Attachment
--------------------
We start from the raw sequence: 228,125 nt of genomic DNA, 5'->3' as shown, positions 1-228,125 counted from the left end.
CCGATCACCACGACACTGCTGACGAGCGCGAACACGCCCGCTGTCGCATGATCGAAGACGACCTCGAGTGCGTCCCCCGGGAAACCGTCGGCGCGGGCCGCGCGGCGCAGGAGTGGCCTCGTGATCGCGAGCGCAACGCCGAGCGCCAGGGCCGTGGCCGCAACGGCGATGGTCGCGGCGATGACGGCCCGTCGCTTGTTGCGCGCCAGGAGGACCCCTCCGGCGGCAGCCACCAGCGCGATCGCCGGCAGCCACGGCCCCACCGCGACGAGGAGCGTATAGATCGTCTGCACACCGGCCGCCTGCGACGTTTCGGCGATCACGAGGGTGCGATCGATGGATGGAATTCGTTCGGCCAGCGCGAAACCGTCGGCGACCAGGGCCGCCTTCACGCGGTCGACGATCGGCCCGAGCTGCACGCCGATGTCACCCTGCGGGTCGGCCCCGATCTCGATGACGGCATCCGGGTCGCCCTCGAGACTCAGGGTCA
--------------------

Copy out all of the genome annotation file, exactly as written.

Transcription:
We start from the raw sequence: 228,125 nt of genomic DNA, 5'->3' as shown, positions 1-228,125 counted from the left end.
CCGATCACCACGACACTGCTGACGAGCGCGAACACGCCCGCTGTCGCATGATCGAAGACGACCTCGAGTGCGTCCCCCGGGAAACCGTCGGCGCGGGCCGCGCGGCGCAGGAGTGGCCTCGTGATCGCGAGCGCAACGCCGAGCGCCAGGGCCGTGGCCGCAACGGCGATGGTCGCGGCGATGACGGCCCGTCGCTTGTTGCGCGCCAGGAGGACCCCTCCGGCGGCAGCCACCAGCGCGATCGCCGGCAGCCACGGCCCCACCGCGACGAGGAGCGTATAGATCGTCTGCACACCGGCCGCCTGCGACGTTTCGGCGATCACGAGGGTGCGATCGATGGATGGAATTCGTTCGGCCAGCGCGAAACCGTCGGCGACCAGGGCCGCCTTCACGCGGTCGACGATCGGCCCGAGCTGCACGCCGATGTCACCCTGCGGGTCGGCCCCGATCTCGATGACGGCATCCGGGTCGCCCTCGAGACTCAGGGTCA